Israeli varsity says new findings may lead to COVID vaccine

Israeli researchers have identified coronavirus molecules that may lead to the development of a vaccine against the virus, Bar Ilan University (BIU) in central Israel said.

In a study published in the journal MDPI Vaccines on Thursday, BIU researchers examined antigen molecules, that provoke an immune response of antibody production, Xinhua news agency reported.

The team identified a set of potential epitopes, protein parts of antigen molecules, in the protein set of the virus.

These epitopes can generate both antibody and cell-mediated immune responses.

The researchers have taken a bioinformatics-based computational approach to mine the protein content of the virus and subsequently identified the virus’s epitopes that provoke the most intense immune response.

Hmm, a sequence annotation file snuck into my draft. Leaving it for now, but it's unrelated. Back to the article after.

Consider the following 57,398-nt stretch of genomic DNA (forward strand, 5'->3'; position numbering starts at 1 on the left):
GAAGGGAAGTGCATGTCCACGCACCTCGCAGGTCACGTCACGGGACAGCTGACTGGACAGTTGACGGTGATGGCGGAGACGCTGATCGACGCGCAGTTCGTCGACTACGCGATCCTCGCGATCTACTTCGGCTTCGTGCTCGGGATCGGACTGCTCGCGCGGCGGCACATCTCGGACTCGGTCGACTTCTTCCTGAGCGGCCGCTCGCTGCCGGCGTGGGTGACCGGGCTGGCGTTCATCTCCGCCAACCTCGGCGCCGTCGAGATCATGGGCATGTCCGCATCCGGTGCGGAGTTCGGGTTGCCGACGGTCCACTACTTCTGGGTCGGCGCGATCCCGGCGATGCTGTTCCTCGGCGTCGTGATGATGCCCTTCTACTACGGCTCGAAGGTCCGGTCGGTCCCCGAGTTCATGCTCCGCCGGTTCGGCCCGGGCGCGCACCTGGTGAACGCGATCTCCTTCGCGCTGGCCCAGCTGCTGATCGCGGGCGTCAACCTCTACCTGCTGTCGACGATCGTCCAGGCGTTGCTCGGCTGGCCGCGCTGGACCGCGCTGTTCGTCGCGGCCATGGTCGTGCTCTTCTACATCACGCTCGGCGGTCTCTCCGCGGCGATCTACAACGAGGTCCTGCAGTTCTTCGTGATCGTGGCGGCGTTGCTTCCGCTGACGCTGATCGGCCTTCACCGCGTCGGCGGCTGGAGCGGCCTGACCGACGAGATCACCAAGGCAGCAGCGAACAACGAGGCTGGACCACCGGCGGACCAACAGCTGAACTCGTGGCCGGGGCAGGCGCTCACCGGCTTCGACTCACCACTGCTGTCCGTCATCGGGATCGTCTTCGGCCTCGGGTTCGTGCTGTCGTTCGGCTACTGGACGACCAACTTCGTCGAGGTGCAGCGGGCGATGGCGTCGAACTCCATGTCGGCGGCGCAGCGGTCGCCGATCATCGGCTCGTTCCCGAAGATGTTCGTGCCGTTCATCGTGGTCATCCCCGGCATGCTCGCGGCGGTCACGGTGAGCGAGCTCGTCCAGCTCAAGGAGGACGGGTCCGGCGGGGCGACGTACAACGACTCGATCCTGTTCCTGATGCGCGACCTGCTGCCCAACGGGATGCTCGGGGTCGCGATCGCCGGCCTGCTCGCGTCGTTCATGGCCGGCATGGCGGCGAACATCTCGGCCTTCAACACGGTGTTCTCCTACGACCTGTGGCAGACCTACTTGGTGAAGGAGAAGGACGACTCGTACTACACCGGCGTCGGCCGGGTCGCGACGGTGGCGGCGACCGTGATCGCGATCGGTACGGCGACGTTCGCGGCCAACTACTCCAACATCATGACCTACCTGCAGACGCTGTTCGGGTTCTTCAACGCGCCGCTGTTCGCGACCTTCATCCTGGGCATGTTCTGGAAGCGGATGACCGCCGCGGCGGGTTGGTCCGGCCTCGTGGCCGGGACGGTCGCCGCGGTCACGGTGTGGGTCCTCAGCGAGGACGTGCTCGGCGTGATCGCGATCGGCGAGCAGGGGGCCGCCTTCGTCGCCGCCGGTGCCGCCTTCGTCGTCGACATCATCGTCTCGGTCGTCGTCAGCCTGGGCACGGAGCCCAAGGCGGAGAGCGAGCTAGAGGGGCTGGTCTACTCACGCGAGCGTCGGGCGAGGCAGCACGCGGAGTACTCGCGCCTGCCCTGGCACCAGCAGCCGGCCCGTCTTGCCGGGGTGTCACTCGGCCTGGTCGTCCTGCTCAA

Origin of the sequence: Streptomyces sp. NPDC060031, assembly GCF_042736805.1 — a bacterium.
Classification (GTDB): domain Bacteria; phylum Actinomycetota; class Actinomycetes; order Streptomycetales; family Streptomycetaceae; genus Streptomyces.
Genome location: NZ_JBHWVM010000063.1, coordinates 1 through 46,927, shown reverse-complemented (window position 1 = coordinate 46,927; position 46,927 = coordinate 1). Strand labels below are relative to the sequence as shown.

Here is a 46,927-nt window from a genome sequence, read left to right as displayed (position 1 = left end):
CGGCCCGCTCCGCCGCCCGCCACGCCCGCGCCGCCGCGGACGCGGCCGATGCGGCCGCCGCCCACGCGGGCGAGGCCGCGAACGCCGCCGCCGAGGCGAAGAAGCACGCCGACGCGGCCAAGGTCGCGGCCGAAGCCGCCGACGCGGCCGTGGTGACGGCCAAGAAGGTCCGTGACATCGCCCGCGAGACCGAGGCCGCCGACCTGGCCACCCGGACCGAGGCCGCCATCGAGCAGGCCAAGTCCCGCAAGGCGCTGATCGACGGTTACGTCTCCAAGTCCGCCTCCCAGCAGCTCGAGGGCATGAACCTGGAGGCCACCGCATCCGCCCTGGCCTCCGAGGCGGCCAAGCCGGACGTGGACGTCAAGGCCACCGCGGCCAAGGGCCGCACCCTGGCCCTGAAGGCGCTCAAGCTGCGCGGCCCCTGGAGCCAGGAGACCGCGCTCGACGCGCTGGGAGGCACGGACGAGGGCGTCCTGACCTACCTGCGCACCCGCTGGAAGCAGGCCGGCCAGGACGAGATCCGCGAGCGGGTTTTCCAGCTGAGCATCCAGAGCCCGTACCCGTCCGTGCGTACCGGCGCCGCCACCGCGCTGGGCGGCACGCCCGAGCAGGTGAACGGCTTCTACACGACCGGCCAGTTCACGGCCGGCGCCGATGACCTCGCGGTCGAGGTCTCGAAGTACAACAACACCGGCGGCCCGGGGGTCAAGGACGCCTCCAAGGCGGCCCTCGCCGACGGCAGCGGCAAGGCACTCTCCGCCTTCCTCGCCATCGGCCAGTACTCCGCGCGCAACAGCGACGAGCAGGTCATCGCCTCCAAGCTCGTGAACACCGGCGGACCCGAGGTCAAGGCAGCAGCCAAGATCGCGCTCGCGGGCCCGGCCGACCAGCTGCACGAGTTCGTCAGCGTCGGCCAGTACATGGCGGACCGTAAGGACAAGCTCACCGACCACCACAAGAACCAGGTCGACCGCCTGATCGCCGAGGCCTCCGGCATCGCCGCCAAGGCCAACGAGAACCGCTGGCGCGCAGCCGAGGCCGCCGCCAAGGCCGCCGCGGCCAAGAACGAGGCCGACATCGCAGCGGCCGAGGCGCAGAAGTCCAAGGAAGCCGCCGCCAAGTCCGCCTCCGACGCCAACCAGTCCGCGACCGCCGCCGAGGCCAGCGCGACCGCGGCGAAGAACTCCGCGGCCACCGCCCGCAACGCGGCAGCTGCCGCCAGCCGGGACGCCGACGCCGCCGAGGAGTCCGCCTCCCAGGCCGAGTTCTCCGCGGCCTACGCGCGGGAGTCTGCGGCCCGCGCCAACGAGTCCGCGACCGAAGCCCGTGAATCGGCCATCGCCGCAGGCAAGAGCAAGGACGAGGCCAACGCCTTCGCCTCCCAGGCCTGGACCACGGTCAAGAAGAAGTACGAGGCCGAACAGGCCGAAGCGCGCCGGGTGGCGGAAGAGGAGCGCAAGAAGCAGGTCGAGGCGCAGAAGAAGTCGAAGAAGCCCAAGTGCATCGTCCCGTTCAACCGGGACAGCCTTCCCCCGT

Thus, the team identified 15 potential regions that can provoke immune response in three proteins of the virus and mapped 25 such epitopes on other proteins of the virus.

According to the team, seven of the epitopes are deemed to be present in more than 87 per cent of the worldwide virus-affected population.

The seven epitopes were tested using multiple tools to verify their non-allergenic and non-toxic natures, as well as to demonstrate that they carry a low risk of triggering any autoimmune responses.

According to the team, the results indicate that the seven epitopes represent potentially effective candidates for a vaccine composed of small proteins (peptide-based vaccine).